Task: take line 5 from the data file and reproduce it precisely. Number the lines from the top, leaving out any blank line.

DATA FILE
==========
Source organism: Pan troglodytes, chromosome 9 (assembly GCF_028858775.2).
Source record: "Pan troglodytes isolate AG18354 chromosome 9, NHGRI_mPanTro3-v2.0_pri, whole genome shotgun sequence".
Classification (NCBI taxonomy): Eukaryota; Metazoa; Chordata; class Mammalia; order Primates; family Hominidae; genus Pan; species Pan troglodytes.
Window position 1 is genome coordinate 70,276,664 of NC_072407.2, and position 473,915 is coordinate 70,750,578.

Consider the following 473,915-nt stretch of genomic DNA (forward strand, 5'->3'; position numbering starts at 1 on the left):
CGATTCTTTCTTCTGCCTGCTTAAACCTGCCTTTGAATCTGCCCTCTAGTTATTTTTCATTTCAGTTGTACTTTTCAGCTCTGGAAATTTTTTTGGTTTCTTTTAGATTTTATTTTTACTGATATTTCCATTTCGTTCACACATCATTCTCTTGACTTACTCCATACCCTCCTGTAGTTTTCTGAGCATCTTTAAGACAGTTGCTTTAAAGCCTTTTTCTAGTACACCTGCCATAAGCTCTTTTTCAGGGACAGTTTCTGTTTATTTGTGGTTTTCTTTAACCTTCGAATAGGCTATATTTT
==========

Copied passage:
Consider the following 473,915-nt stretch of genomic DNA (forward strand, 5'->3'; position numbering starts at 1 on the left):